The $23 starting price is "fairly much in line with historical averages" on international markets, head of Baker & McKenzie's global climate change practice, Martijn Wilder, said.
"More importantly, you need to have that price to drive change, and those industries that are significantly adversely affected are protected in any event," he said.
The billions on offer to support clean energy and other elements of the package will quickly trigger "significant investment" in renewables, innovation and the land sector, Wilder told CE Daily.
It will give Australia the opportunity to take a leadership role in developing green technologies, alongside nations such as Korea, China and Germany, which are already really pushing growth in these technologies, he said.
'Trumps' UK Green Bank proposal, Norton Rose says
"What is really exciting is that the Australian policy trumps the UK's $4.8 billion Green Investment Bank some three times over," according to Anthony Hobley, global head of climate change and carbon finance with Norton Rose.
"If you look at the different bodies and funds put together there is some $15 billion available for clean energy, renewables, clean technology and energy efficiency," he told CE Daily.
With that sort of financing, Australia is well-placed to give countries such as Singapore "a run for their money" in efforts to become the regional hub for climate finance, he said.
Hobley also welcomed measures in the package to ensure only "quality" carbon offsets are imported and used in Australia.
"They've put in quite rigorous provisions about quality and the market integrity of the offsets," he said.
They've also dovetailed these very closely to European controls – for example, by citing EU guidelines on credits sourced from large-hydro projects – a move which helps to keep transaction costs down for buyers and sellers, he said.
The 50% cap on the use of international carbon credits to meet domestic liabilities is very high and "in practice is symbolic, rather than meaningful", he added.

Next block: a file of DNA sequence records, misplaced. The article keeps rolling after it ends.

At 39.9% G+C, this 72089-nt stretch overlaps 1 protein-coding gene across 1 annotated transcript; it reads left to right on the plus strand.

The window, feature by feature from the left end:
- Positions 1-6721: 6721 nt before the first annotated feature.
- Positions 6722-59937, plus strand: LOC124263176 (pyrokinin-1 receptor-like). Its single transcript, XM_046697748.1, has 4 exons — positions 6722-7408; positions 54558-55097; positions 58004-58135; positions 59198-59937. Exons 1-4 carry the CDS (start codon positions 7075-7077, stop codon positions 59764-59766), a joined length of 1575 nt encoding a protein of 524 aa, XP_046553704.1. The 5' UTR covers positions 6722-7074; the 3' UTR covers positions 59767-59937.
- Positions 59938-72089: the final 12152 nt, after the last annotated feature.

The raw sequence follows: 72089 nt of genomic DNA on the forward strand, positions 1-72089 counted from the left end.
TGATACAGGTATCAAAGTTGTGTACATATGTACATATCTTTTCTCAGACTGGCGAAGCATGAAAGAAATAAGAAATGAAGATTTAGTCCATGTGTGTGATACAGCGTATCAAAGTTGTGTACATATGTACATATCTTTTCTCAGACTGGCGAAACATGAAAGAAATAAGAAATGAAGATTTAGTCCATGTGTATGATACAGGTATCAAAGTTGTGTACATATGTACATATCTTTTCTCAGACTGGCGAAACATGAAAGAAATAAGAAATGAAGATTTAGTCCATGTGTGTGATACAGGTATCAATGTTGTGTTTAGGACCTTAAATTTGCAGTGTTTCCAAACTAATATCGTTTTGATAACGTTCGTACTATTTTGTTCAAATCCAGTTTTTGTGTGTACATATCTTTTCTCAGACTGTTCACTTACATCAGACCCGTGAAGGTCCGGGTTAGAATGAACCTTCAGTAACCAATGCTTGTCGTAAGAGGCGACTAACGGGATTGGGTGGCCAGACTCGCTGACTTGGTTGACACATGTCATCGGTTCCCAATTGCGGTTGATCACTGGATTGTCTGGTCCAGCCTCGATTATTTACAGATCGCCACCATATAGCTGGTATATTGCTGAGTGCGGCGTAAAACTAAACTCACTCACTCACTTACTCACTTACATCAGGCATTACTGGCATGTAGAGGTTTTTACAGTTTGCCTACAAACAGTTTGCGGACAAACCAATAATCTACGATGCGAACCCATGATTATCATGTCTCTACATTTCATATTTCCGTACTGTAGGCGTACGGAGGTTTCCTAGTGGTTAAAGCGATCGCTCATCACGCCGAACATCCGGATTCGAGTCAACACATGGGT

Deal will end years of under-investment
Asked about the Australian market's capacity to process $10 billion in support for clean energy investments through the Clean Energy Finance Corporation, Clean Energy Council strategy director Kane Thornton told CE Daily that "we've known for quite a while that we've been effectively under-investing in a whole range of early-stage renewable energy technologies".
There are many Australian companies well-placed to take advantage of the funding, he said.
"We also know it will attract international investors and companies," he said. "They'll now see Australia as somewhere they can come and invest … and prove their technologies," he said.
Thornton added that while $5 billion of the CEFC's $10 billion is earmarked for renewables, the other $5 billion is for a broad range of clean energy projects, including renewables.
Efficiency scheme provides additional revenue stream
Energetics principal consultant Peter Holt welcomed the energy efficiency components of the package, but cautioned that they only provided an outline of proposed arrangements.
"There is a lot more policy work to be done in the background to unpick what their energy efficiency measures actually mean, in a business context," he said.
Holt said the prospect of a national energy efficiency scheme would give many businesses the chance to obtain additional revenue by creating tradable certificates through activities that improve their energy efficiency.
The Government's decision not to set a national aspirational goal to improve energy efficiency is not a concern as the concept "is so vague anyway it has limited meaning", he said.
Holt also welcomed the commitment to continue and expand the Energy Efficiency Opportunities program.